Tales from the old-timerIssue Date: January 22, 2014
Wisconsin Supper Clubs
By Jane Thibodeau Martin,
daughter of the Old-Timer
One of my Christmas gifts was a lovely coffee table book called Wisconsin Supper Clubs. It made me instantly homesick, looking through the pictures of lovely old buildings, appetizing looking relish trays and salad bars; and long, comfortable looking bars. The bartenders are usually mature and always friendly.
There are no places called Supper Clubs here, and there are few places that would qualify for the title. My adopted state is a mix of big chain places (with decent food, but no soul) and unique independent restaurants, most of which feature the most popular local food, BBQ. And there are a few of the trendy wine bars, most suitable for young professionals or hipsters.
My coworkers here sometimes travel to Wisconsin for business, and are puzzled by the supper club terminology, thinking you need to be a member to dine. And it is, in fact, quaint to use the word supper for establishments that are usually only open in the evening, rather than the more sophisticated term of dinner for the evening meal. Perhaps this choice of terminology reflects the immigrant roots of those who established supper clubs.
I have been lucky enough to eat at five of the 30-odd Wisconsin supper clubs featured in the book, but also have very fond memories of some local places.
One was the T & T club, located near the intersection of 41 and Cleveland Avenue. It was known for steaks but what I loved was their standard homemade salad dressing. Then there was the Edgewood, now Browns - where they had the BEST shrimp salad, served in white bowls that looked like shells. The Silver Dome - just the name has such elegance. And the Marinette Inn, which at one time had an all-you-can-eat special every night of the week, including one night of King Crab legs at what would now be a jaw-dropping cheap price.
Right outside Marinette on Highway 180 was Rivergate, at one time quite a swinging place. In later years it was a bit more sedate, and we used to visit it on Friday night via our pontoon boat after a ride downstream from our house. Wed dock in front of the bar and our kids would play outside until their fish fries arrived, a sweet memory of very fun times. (It was always a point of pride with us to do a flawless docking maneuver, knowing we were under observation from the bar patrons.)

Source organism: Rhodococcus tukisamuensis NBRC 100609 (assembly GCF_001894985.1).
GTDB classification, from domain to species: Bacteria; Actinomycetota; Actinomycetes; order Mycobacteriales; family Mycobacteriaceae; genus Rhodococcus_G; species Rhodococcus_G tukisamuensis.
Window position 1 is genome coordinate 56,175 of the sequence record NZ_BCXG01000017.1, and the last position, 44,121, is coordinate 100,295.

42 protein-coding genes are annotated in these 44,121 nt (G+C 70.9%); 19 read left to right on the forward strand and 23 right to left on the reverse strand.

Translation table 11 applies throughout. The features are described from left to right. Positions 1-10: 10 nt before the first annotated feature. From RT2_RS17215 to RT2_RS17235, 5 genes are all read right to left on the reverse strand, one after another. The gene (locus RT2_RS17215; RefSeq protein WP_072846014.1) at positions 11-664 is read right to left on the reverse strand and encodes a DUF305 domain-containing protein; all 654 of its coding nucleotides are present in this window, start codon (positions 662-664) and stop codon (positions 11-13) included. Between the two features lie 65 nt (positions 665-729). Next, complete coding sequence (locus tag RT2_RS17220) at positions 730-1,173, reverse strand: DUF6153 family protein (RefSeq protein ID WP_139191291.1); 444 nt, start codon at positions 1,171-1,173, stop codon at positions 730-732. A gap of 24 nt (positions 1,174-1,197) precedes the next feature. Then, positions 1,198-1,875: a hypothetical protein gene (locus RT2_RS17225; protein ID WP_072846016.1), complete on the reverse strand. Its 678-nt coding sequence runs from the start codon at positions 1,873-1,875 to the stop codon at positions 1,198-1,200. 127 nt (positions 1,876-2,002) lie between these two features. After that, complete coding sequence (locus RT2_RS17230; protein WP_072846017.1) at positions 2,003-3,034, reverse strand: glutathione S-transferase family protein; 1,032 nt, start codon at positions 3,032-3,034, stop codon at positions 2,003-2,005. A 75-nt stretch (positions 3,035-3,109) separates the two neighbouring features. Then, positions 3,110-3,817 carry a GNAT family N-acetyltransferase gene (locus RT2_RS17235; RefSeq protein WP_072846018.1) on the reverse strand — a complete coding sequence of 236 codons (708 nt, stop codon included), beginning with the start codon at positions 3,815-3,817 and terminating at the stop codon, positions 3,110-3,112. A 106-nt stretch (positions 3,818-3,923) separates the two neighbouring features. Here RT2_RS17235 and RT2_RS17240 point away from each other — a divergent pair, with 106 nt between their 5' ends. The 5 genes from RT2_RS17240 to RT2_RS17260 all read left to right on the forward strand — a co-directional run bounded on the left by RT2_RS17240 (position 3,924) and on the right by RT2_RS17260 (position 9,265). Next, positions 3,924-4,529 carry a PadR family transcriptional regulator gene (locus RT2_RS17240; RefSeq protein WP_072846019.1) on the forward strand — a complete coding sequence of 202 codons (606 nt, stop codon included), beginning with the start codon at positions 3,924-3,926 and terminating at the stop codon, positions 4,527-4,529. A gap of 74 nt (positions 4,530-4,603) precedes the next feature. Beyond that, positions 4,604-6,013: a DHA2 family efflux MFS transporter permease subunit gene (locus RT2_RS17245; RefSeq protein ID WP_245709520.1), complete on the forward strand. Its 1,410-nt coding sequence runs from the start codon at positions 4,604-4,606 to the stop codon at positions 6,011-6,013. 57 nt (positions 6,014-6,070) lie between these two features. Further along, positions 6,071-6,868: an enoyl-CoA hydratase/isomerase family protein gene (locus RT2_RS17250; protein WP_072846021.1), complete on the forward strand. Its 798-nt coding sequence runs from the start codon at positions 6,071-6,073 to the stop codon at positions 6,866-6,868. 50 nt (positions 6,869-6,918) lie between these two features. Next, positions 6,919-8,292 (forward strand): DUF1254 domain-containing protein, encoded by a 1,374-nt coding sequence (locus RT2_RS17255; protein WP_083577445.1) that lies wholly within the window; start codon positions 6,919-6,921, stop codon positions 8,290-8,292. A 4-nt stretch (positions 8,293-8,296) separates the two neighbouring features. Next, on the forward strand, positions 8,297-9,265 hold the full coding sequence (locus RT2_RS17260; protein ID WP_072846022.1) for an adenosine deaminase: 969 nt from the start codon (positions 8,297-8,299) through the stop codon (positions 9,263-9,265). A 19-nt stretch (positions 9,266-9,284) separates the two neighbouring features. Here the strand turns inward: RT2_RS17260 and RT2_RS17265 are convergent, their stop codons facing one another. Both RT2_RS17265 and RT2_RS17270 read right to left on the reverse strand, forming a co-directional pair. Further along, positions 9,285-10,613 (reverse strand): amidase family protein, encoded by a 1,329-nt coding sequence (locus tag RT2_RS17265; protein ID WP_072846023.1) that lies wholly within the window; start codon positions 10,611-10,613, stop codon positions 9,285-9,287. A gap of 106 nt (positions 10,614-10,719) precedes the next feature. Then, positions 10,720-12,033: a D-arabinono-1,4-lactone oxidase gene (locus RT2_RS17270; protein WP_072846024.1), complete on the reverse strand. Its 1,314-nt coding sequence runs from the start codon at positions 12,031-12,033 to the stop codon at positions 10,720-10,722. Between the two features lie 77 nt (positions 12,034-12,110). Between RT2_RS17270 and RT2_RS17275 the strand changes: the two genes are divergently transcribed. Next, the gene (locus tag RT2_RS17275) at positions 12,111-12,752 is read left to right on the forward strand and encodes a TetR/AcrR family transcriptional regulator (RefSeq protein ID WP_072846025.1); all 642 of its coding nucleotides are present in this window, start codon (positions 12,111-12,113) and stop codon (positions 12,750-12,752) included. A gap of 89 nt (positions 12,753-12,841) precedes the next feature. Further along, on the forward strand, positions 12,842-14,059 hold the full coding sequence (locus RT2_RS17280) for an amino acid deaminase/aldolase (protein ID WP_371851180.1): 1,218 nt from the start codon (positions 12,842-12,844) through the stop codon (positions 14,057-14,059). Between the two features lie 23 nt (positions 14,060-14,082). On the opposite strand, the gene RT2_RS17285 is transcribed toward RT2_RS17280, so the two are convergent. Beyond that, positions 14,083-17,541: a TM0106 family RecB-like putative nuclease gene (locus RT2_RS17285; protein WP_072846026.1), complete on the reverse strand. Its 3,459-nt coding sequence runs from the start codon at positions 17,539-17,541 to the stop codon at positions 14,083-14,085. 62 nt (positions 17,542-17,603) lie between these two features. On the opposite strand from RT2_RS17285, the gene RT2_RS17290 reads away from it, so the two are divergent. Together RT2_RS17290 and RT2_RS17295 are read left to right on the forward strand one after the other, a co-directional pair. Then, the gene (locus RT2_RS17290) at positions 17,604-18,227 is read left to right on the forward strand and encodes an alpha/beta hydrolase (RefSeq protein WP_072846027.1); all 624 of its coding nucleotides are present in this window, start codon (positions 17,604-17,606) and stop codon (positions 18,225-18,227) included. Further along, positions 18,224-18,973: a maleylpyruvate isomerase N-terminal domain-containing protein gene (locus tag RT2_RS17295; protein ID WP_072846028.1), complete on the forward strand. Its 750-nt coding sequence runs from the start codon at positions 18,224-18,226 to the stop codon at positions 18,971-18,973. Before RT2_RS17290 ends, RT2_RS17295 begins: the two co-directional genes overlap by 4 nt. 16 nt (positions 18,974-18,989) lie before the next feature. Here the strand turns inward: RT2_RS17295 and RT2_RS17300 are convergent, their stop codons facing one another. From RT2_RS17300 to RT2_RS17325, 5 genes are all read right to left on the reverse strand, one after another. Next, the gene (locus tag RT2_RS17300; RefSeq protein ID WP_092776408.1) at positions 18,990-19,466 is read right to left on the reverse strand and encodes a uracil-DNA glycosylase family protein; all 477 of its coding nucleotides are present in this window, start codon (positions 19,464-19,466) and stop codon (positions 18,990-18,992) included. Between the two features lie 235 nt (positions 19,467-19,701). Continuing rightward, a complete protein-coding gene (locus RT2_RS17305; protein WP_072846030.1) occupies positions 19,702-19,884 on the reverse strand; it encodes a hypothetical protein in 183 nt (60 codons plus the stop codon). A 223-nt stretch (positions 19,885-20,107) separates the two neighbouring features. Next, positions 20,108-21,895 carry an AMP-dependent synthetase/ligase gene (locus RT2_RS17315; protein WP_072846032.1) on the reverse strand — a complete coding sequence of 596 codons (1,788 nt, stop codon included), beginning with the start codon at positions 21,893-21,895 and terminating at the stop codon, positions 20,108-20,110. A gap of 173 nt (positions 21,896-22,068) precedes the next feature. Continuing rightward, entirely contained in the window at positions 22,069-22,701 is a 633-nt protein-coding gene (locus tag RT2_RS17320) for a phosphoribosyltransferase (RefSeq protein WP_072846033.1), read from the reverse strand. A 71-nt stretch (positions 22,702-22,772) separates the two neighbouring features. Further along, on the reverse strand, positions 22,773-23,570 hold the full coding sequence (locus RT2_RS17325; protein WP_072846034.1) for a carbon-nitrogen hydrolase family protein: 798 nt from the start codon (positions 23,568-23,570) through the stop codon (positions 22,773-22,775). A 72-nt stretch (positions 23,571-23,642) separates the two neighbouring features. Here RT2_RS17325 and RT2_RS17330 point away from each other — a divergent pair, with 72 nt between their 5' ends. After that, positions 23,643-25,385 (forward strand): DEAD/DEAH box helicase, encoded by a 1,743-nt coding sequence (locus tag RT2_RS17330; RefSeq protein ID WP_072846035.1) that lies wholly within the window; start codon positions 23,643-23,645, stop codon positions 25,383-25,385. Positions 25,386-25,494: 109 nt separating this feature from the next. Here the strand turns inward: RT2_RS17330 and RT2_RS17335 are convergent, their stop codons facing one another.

This all led me to make a list of the characteristics of a supper club as I would define them:
They tend to be owned and operated as a family business
They have ample bar facilities and invite you to both order and await a table at that bar
The food is not overly fancy but its of good quality and good quantity
People tend to develop loyalty to a supper club, and become well-known regulars
Supper clubs are places to go when you are not in a hurry. They invite you to slow down, relax, and enjoy the evening. They are dining in a way which becomes of itself an entertainment.
A trip home to Wisconsin always involves a plot for us to be able to visit one of our favorite Supper Clubs. And partake, if possible, of another feature of Supper Clubs, the Old Fashioned. An item, I may add, that is totally unknown here in Oklahoma. You just arent a supper club if you dont make a lot of old-fashioneds.
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